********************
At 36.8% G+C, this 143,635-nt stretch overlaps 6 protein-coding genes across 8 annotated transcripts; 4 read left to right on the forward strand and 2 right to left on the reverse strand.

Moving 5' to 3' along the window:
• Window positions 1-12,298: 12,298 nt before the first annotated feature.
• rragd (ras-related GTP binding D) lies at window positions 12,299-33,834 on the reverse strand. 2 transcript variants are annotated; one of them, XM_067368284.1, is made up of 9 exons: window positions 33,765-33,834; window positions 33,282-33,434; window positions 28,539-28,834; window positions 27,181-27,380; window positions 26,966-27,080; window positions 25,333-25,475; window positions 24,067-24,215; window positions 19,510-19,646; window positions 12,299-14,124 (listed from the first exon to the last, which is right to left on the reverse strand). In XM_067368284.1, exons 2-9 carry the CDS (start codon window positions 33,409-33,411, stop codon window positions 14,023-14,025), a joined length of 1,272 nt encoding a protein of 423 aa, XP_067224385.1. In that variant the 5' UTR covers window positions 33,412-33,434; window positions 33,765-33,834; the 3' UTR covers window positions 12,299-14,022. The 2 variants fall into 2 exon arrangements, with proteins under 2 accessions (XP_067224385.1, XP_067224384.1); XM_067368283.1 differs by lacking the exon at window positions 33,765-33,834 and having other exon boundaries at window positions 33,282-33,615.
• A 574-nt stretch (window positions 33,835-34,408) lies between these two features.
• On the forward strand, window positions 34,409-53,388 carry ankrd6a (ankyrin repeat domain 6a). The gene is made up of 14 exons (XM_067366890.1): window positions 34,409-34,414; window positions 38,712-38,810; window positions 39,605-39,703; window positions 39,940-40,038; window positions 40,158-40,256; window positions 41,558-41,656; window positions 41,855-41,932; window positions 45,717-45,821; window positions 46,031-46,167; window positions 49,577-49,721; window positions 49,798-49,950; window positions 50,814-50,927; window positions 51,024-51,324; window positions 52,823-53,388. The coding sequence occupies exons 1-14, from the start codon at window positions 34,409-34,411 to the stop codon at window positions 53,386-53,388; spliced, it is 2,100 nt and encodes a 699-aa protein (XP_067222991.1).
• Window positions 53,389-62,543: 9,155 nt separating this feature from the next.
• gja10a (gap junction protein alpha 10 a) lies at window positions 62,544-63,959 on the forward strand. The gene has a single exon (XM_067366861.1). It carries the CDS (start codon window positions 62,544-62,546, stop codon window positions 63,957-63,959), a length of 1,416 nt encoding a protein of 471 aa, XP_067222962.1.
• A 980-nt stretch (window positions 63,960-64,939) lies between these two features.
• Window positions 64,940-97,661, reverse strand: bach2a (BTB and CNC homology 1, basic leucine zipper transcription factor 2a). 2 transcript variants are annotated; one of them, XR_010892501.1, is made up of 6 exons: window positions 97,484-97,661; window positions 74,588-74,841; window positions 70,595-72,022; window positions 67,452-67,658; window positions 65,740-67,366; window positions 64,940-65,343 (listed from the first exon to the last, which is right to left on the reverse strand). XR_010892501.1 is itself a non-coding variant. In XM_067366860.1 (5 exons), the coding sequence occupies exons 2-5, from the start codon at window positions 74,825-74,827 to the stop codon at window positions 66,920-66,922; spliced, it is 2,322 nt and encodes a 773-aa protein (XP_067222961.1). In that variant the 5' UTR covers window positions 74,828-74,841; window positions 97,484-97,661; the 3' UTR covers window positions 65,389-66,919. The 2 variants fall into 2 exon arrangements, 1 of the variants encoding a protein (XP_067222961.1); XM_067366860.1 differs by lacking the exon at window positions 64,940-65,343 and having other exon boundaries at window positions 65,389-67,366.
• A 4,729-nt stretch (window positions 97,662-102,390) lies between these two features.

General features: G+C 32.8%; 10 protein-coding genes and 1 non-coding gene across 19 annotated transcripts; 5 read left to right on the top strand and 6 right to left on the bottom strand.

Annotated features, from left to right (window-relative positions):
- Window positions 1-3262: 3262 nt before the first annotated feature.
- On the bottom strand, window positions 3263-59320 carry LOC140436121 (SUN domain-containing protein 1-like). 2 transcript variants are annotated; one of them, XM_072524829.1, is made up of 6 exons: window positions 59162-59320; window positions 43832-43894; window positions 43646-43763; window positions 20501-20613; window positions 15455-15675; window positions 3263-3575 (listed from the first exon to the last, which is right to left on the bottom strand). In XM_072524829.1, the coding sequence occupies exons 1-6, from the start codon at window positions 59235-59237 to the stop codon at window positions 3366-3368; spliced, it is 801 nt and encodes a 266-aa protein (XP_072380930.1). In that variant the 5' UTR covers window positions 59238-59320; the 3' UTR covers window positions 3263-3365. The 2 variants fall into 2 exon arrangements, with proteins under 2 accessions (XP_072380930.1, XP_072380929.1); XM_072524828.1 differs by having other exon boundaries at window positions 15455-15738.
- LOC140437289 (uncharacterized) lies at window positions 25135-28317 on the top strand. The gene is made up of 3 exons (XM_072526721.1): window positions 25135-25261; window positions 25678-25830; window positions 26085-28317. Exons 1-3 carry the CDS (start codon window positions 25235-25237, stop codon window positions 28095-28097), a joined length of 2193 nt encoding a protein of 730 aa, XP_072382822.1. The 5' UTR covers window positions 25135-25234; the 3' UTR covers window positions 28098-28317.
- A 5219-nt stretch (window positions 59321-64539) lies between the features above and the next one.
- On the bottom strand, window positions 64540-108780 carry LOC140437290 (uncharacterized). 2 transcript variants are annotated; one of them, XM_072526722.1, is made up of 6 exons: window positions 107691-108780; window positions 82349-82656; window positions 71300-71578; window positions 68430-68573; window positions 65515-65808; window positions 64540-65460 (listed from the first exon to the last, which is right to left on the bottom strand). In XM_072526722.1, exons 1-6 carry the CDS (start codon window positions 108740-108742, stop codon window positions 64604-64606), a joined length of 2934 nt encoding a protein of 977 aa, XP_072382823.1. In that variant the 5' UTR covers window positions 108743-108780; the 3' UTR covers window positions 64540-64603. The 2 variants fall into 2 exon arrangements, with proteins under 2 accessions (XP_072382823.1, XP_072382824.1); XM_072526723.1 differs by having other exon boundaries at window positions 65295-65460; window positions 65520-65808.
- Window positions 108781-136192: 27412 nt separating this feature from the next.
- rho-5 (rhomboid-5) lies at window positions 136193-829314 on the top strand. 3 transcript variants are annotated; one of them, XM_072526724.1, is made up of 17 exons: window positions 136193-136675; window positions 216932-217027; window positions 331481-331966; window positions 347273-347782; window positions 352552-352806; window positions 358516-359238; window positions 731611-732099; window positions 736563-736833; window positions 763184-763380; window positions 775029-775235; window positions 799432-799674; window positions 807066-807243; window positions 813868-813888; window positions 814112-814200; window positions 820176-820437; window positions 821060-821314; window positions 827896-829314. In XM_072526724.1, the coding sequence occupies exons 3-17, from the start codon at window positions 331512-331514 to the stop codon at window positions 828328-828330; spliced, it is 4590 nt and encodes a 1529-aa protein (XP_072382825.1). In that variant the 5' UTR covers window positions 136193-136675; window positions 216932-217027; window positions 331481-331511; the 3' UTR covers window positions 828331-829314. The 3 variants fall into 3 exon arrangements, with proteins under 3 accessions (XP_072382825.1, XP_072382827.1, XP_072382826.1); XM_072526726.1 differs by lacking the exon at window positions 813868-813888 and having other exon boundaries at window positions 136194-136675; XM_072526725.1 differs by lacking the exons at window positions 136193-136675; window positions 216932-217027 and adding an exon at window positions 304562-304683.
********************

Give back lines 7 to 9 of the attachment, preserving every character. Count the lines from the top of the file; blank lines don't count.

• Window positions 53,389-62,543: 9,155 nt separating this feature from the next.
• gja10a (gap junction protein alpha 10 a) lies at window positions 62,544-63,959 on the forward strand. The gene has a single exon (XM_067366861.1). It carries the CDS (start codon window positions 62,544-62,546, stop codon window positions 63,957-63,959), a length of 1,416 nt encoding a protein of 471 aa, XP_067222962.1.
• A 980-nt stretch (window positions 63,960-64,939) lies between these two features.